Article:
This blog is a record of the wine that I make and drink. Each flavour made and each bottle drunk will appear here. You may come to the conclusion that, on the whole, I should be drinking less.

Monday 24 October 2011

Quince Wine - The Making of ...

I am gradually ticking off the letters of the alphabet in my wine making activities and today I reached the letter Q. I suspect that the letters I, V and Z will prove difficult.

Last week at Quintet, Jenny mentioned that Callum's parents were giving away quinces and was I in the market. I gave her an enthusiastic yes, despite this October having been particularly busy on the wine making front. We arranged, via e-mail, that Jenny would leave a bag of 20 quinces on her front doorstep on Monday night for me to collect after ASO. So, under cover of darkness (and a good deal of rain) I picked up a bag of fruit at 10 p.m. and drove off into the night.

20 Quinces, pre grating
I started making the wine on the evening of 18th October. Claire helped by cutting up the first 10 quinces for me to grate (using the food processor) before she retired to have a bath. I put these in 4 pints of water, brought it to the boil and boiled it for 15 minutes whilst I cut up the remaining 10 quinces, ready for grating. I then repeated the exercise.

Quinces are an ugly fruit - taking the worst part of lemons and pears and mixing them together. However, they emit a delightful fragrance when boiling.

The recipe says that I should strain the liquid onto 3 lbs of sugar, but it was getting late and this would have taken ages, so I just poured the whole lot into the bucket and planned to strain it on Sunday. I also added the grated zest and juice of two lemons. As is usual, the yeast and teaspoon each of nutrient and pectolase went in the next morning.

20 Quinces post grating (and in the bin)
I strained it all into its demijohn today, 24th October, rather than Sunday because we returned from a weekend in York relatively late. Straining was a faster process than I had anticipated, and I listened to Radio Leeds whilst doing so in preparation for my appearance in a fortnight. The questioning is hardly Paxmanesque, so I should be okay. Once in the demijohn I was worried this wine was not fermenting, and when I had a sip of the remaining liquid (of which there was at least a pint and a half too much) it was far too dry. I poured in two tablespoons of sugar into the neck, and this got everything bubbling away happily. Its colour is the usual dull and murky biege.
A murky biege wine


  1. Three wine solutions for you Ben:

    I is for: ICEBERG Lettuce.

    V is for: Viola, or 'Vintage Potato' or even Vimto wine.

    Z is for: Zucchini wine. I thought you would know that with you being half American? You probably already call it Marrow?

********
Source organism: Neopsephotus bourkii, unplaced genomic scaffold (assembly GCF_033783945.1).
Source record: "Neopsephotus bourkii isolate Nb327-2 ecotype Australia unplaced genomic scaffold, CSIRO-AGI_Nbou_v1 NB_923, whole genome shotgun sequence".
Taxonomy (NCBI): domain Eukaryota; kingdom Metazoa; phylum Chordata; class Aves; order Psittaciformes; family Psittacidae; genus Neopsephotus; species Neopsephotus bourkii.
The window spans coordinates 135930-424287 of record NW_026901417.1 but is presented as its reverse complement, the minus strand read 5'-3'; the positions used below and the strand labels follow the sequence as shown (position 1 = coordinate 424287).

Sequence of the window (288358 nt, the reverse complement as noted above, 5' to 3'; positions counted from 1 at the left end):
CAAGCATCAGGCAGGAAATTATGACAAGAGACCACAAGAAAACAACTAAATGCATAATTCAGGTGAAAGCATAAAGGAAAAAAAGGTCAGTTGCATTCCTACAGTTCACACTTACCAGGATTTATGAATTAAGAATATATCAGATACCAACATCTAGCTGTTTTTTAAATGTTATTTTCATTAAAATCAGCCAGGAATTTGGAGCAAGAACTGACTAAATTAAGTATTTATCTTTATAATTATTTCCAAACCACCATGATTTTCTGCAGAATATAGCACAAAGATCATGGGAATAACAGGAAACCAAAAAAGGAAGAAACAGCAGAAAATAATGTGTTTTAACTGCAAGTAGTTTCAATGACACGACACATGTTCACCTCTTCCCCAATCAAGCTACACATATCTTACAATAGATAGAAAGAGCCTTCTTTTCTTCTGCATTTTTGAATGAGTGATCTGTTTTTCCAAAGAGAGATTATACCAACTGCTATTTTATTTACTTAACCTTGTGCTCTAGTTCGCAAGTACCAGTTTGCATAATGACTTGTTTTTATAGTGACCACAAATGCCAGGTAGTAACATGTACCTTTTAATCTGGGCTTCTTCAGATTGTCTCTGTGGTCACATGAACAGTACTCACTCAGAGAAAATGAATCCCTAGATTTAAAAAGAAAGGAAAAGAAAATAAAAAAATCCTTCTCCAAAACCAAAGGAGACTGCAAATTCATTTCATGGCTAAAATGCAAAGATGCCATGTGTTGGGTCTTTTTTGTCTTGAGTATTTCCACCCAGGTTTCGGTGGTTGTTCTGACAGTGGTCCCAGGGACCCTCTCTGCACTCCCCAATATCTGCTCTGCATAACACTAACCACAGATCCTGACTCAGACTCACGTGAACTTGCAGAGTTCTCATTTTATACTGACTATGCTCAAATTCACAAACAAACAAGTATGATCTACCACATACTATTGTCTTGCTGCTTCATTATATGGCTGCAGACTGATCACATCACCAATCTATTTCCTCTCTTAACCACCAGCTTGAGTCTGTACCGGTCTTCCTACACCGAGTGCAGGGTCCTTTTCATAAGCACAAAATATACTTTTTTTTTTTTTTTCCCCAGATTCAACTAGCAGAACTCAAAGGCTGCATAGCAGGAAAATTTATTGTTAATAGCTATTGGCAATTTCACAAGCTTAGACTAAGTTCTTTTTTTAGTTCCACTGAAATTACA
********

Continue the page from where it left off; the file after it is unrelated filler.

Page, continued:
Still waiting for your book to arrive in Ireland Ben. I will write a good blog about it when it arrives!

  2. Hope your quinces wine is ok! In northen Europe quinces are much more smaller. This is the way how I made Quinces wine:

  3. I have had my first bottle of this, and you can read a report about it here: - So it is a mixed result really, and if you are making quince wine, the lesson is ADD MORE SUGAR.

  4. Just googled Quince wine and your blog appeared... I was given some Quince last night and very excitedly found a recipe to make some wine... What a strange fruit and so hard to peel and chop!! Gave up half way and grated, boiled it all for the 15 mins then poured it over the sugar and added lemon and half a pound of chopped raisins... Phew a busy evening, left it to cool overnight and added the yeast this morning it's working well this evening.
    I see your blog was from 2011, how was the wine?

    1. Hello Angela - So, it took me 7 years to finish the Quince Wine, and it is one of those wines which has both good and bad aspects to it. Probably the best way to ascertain is to paste this into your browser, which is all my post entries relating to Quince wine: . You will see that it needed far more sugar than I gave it.

      I agree that it is a strange fruit, and chopping it is challenging.

      Do let me know how it goes.


  5. I made Quince wine a few years ago and I thought it was a tasty dry wine - word of warning, the second batch which was left to ferment longer was incredibly potent

    1. Presumably you are not Angela (who I have just replied to). I may well try quince again, and Claire is thinking of getting a quince tree, so we shall see.